The alternative interpretive frame and theology is to see the human economy, human government, human notions of law and justice, as coming into conflict with the divine economy of salvation. If ever there were a point in history where two worlds (two notions of truth, two economies, two notions of justice) stood opposed, it is the trial of Jesus. In this understanding, there are pivotal or significant events in history which pertain to eternity.  Christ is confronting evil in the form of Pilate (Rome’s representative), in the form of the leading Jews (misrepresenting Jewish law and religion), and all of these forces unite in the death of Jesus. This is not the law of God but is the culmination of the outworking of the law of sin and death. Christ has not come to fulfill this law but to expose it for an abomination. Under this law man passes judgment on God incarnate, but the very purpose of the incarnation and this “trial” are to overturn human judgments. Judgments of truth, the nature of God’s kingdom, sovereignty, and justice are to be found in the details of this trial.

Where the previous understanding may have some interest in the historical details, these particulars are subsumed into eternal truth abstracted from the facts. Structure, law, and logic reign over events, and events (historical particulars) are a manifestation of these structures and not revelatory in and of themselves. This would, in fact, accord with Pilate’s Roman theology in which Rome and Roman law are determinate of significance. Pilate’s regard for Rome is on the order of Hegel’s (Lutheran?) regard for Christ: Christ/Caesar is a symbol of humanity whose particular humanity will inevitably disappear but this disappearance is itself proof of the absolute nature of the Roman/universal Spirit. One cannot have regard for particular people, especially a Jewish peasant, as all value transcends the fate of any individual.

Yet, Pilate is the one who clues us into the nature of the conflict, as he engages Jesus he is thrown into an agonistic struggle. He declares Jesus is innocent, blameless, and that there cannot possibly be a trial as he has already rendered judgment – “there is no case against the man.”  Yet Pilate, despite his temptation to really consider Jesus’ claims, can only deal with him according to the dictates of Rome. For Pilate, Roman law and the sovereignty of Caesar order all things – law is Rome and Rome is the law and Caesar embodies both.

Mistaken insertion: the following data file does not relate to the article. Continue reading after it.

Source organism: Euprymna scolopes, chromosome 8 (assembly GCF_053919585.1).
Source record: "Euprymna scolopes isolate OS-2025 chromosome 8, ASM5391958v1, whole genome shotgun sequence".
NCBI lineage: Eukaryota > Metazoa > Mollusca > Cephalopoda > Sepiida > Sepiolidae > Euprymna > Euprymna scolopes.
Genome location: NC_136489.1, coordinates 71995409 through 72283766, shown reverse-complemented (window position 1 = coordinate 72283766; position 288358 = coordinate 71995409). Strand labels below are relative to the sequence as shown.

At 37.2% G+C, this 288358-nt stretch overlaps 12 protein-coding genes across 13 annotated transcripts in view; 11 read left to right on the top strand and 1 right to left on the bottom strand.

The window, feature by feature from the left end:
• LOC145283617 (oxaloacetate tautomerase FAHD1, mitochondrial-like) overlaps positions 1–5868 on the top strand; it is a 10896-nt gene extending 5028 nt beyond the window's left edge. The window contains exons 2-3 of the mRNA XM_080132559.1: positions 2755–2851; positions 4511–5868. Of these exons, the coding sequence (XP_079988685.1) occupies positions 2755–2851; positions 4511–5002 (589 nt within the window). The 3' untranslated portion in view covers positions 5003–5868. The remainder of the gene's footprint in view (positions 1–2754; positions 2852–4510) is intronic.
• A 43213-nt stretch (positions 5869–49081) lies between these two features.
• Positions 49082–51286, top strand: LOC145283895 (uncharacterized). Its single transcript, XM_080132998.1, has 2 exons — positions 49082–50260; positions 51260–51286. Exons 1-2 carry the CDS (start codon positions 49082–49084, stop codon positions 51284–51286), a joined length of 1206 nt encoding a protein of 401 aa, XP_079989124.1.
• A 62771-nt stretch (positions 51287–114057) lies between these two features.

If Pilate were merely a cog in the execution and punishment of Christ, why this prolonged encounter in which he and Jesus discuss truth, alternative kingdoms, and alternative notions of sovereignty? John seems to highlight these details as they contain the substance of that which the Spirit will bring to remembrance. The community of the Spirit, the Church, does not appear on the basis of the disappearance of this concrete individual (contra Hegel, the Spirit does not work on his own accord), but draws all things from Christ.

This gets to the center of the confrontation – Jesus claims that “everyone who belong to the truth hearkens to my voice.” Trials are all about finding the truth and Jesus makes an absolute truth claim: “I was born for this Kingship and this Kingdom and I am testifying to the truth.” This notion of truth cannot float free of the historical fact of Jesus. If you dwell in the truth, Jesus argues, you will “hear” and this hearing already entails a reconfigured relationship between events and truth. Hearing in the NT includes events themselves which are now part of the Word to be appropriated. “What we have heard, what we have seen with our eyes, what we have looked at and touched with our hands,” all constitute what is absorbed in this hearing.  Facts, events, and meaning, converge in what “was manifested” in Christ and this Truth pertains to “eternal life” (1 Jn 1:1–2). The individual man, Jesus, and the events of his life bear ultimate meaning and are revelatory –  he is the Truth.

In the trial then, two kingdoms are clashing, two notions of sovereignty are being contested, and truth itself, as it relates to kings and kingdoms, is argued by the defendant and the Roman Prefect.  Pilate’s “What is Truth?”, given this context, reflects, a failure to grasp the that truth is not an impersonal, eventless, “what.” With the preponderant claim of Rome upon his sense of order and justice, Pilate could not discern that Jesus was Truth incarnate. His misdirected question betrays his incapacity, despite his prolonged subsequent attempt, to assess the truth of the case. What is ultimately tried and found wanting in the trial of Jesus are human notions of law, justice, and truth.

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Author: Paul Axton

Paul V. Axton spent 30 years in higher education teaching theology, philosophy, and Bible. Paul’s Ph.D. work and book bring together biblical and psychoanalytic understandings of peace and the blog, podcast, and PBI are shaped by this emphasis.